PHOTO COURTESY HAU KUANG-TSAI
Of course, we also need to take others' criticism, but I hope future criticism will be a bit more classy and humorous. Some opposition politicians criticized the book by saying that the president should not spare any time for such a project or by comparing the photo album to ones that feature nudity. I find these comments tasteless. It's like my youth during the martial law era, in which everything had to teach us something. For example, when writing compositions in schools, every student had to conclude their essays with a paragraph on eliminating the Communists no matter what the title of the essay was. There was all this talk about virtue, but the reality was totally inconsistent.
If everyone can respond to the album with a sense of humor, or even join our cause and make use of their creativity, then a democratic culture and atmosphere will be truly cultivated.
TT: The album is a selection of photos picked from nearly 20,000 photos taken at different occasions and functions. What are the themes of the stories that the album is trying to tell?
Hau: The content of the album is taken from the records of various activities that were taking place, such as the president having a meal with Vice President Annette Lu (呂秀蓮), former Premiers Tang Fei (唐飛), Chang Chun-hsiung (張俊雄) and Premier Yu Shyi-kun prior to a meeting on military affairs.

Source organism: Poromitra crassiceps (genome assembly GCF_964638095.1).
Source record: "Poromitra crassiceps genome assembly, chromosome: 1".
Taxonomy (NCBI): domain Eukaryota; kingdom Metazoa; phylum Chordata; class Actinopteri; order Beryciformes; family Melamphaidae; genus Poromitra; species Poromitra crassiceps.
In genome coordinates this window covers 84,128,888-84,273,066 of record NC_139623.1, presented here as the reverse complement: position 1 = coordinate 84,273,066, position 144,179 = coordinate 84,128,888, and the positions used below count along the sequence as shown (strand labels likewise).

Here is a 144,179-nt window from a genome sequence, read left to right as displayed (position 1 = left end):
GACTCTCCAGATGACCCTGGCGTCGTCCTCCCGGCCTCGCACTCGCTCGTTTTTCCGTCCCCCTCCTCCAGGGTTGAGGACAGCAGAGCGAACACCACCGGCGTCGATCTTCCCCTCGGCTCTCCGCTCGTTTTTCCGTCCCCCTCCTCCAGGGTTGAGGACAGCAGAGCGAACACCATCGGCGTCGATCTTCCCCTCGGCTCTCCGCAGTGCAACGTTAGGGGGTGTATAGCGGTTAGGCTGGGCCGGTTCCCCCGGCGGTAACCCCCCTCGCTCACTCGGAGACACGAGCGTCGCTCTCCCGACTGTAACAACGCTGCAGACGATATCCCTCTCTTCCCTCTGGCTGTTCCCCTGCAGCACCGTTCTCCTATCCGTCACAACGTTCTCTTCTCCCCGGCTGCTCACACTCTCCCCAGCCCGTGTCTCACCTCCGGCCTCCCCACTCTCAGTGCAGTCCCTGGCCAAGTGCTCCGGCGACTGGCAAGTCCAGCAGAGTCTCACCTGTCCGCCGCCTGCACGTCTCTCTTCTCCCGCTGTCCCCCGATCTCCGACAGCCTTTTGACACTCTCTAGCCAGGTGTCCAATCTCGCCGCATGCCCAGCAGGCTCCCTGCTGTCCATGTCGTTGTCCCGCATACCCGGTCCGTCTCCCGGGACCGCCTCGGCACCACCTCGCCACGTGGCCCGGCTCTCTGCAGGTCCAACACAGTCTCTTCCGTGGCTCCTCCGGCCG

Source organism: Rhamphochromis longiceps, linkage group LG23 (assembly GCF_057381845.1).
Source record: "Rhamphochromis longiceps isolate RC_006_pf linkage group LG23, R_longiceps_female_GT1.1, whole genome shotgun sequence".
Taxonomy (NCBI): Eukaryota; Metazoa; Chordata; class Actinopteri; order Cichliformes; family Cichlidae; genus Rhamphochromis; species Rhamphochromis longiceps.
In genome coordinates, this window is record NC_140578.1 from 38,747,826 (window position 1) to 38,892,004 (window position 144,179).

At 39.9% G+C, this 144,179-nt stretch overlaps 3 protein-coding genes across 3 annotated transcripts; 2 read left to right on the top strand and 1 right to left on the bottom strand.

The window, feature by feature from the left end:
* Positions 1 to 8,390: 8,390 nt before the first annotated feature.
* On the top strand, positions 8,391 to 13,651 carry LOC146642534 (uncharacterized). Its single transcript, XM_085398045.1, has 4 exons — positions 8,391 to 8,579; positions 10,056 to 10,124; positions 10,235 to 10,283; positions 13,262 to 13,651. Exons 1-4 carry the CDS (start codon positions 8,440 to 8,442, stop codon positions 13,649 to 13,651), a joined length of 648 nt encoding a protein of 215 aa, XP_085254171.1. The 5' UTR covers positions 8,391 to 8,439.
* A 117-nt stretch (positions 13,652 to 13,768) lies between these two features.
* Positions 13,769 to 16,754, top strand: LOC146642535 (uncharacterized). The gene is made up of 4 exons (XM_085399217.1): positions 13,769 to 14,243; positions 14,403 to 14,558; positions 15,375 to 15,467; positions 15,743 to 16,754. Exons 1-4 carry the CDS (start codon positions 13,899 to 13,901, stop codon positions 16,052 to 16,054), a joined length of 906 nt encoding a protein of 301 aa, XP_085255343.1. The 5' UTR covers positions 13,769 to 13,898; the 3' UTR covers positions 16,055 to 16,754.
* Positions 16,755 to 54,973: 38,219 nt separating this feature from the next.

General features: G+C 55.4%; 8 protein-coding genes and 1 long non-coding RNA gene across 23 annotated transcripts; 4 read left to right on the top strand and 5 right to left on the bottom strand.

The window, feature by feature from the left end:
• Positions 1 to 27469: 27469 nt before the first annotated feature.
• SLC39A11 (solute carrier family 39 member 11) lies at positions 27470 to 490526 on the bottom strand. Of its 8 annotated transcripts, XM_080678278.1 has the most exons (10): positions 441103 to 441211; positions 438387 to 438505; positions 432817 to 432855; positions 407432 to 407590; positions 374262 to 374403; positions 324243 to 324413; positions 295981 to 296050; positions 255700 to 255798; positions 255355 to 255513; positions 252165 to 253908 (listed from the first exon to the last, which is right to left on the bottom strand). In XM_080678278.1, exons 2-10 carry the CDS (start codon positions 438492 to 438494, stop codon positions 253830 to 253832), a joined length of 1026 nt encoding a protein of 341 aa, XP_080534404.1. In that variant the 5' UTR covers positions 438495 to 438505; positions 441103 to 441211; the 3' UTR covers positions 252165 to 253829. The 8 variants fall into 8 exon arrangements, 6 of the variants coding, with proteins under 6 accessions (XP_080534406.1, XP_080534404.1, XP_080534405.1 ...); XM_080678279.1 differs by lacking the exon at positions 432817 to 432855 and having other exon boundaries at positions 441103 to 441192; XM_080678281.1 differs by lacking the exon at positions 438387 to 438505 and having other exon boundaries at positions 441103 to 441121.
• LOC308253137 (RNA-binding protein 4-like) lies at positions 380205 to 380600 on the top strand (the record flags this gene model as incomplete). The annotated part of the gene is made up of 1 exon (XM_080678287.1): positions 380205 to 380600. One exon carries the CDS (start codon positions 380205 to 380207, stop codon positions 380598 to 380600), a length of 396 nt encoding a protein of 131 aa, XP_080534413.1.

The photographers didn't -- and dared not -- ask anyone to pose in a certain way. We just told the president's photographer that we would be making a record from a new perspective, emphasizing a variety of social, environmental and educational activities in which the president participated and picked a few of the most lively and natural photos.
We discussed the theme of the album for a year. We tried to stress A-bian's hands because his hands have probably touched most people's hands in Taiwan. His hands are also considered to be full of warmth and energy.
And when A-bian went to sweep his ancestors' tombs on Tomb Sweeping Day, we didn't know that his classmates from elementary school had a reunion for him. And it turned out that we shot some film of the land and the people's hospitality. So we divided the themes into "one day in the hometown," "how the president spends his day," "one day in his president's residence" and "a special day."
The president has a very good memory. When discussing the photos, he often related the background information and the activities in which the photos were taken.